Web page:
Organic Education with F. Scott Fitzgerald
Every educational adventure begins with a list. What we forget though is how organic learning is and how that list must adapt and grow. In school, your counselor or advisor sits down with you to create a list of classes the school requires to be completed in order to graduate. Instead of your school counselor, what you if you had the privilege to study under F. Scott Fitzgerald? In 1939, Sheila Graham, who lived with Fitzgerald for the last three years of his life was so fortunate and luckily documented the whole experience in her book College of One.
Ms. Graham did not received a formal education but became a nationally syndicated gossip columnist in Hollywood at the same time Mr. Fitzgerald was turning his attention to the silver screen. The plan was to create a curriculum Mrs. Graham could be studied in two years for a woman who had to learn in a hurry.
“There would be no math, botany, biology, Latin, or French. This education was for a woman who had to learn in a hurry, who wanted to be familiar with what in a broad sense was taught in a liberal arts college. It would embody Scott Fitzgerald’s ideas on what should be taught and his personal method for getting the most from what he considered essential subjects in the shortest possible time. It would take between eighteen months and two years, he estimated. The student would be ready for her diploma in May 1941, after taking written and oral examinations on what she had learned. As the sole graduate of the F. Scott Fitzgerald College of One, class of ’41, I would wear blue stockings and a cap gown, and I would receive a unique scroll presented with due ceremony by the founder himself. It would also be a reeducation for Scott. He would be taking every course with me. We would study history, literature, poetry, philosophy, religion, music, and art. He was as eager to brush up on his own knowledge as I was to learn from the beginning.”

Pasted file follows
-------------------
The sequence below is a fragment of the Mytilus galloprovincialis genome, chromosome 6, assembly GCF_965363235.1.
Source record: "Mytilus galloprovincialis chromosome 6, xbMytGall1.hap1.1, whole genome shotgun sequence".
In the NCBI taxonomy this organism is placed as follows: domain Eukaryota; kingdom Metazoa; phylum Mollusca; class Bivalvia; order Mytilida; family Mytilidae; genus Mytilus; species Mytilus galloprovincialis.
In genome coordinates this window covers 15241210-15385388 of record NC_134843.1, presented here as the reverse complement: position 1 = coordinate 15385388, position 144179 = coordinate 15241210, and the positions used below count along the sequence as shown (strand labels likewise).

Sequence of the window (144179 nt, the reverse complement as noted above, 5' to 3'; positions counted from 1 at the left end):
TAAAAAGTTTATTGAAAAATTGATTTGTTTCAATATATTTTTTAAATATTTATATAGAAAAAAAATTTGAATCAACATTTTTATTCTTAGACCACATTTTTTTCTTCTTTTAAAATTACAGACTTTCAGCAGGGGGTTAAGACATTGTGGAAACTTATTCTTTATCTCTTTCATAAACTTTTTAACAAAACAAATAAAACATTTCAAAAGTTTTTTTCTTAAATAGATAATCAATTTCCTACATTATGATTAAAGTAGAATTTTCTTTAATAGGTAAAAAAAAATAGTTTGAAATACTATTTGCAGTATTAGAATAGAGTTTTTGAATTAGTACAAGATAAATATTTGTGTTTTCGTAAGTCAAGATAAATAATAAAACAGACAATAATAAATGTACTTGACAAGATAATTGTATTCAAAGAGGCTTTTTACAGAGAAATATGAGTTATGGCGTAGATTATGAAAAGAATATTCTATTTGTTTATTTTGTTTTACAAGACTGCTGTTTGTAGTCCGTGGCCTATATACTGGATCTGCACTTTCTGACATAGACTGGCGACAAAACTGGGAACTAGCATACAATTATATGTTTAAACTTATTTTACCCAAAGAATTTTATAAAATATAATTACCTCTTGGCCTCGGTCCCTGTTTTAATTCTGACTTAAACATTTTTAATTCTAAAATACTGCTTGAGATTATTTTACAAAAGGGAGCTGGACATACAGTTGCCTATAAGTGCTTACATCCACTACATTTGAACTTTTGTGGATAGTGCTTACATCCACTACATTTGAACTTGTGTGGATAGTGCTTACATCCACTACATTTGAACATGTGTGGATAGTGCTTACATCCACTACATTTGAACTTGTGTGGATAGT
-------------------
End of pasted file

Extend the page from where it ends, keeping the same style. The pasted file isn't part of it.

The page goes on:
F. Scott Fitzgerald understood the learning process extremely well. He realized everyone learns differently and at different speeds. For the simple reason, he created an organic approach that today would probably be seen as out of the ordinary. Learning must adapt with every generation and student which Mr. Fitzgerald realized in 1939.
“Most educators create a master plan of study at the beginning and stick to it, regardless of the needs of the pupil. But not Mr. Fitzgerald. The curriculum grew concrete as it developed. The order was changed when a book was impossible to get or because Scott believed my interest was flagging. There was nothing rigid about the education. It had an organic growth. The four sections of the plan were never considered final and were constantly retyped by Scott’s secretary.”
What if we adopted this approach in our schools today? What if instead of going to college, you create your own College of One and create your own curriculum? You have all the necessary tools at your disposal. What if you contacted professors or mentors you admired and asked them to sit on your review board for your oral examinations? What if you took control of your own education just like Sheila Graham did and create the curriculum and learning experience you have always dreamt about?
Keep learning free and simple.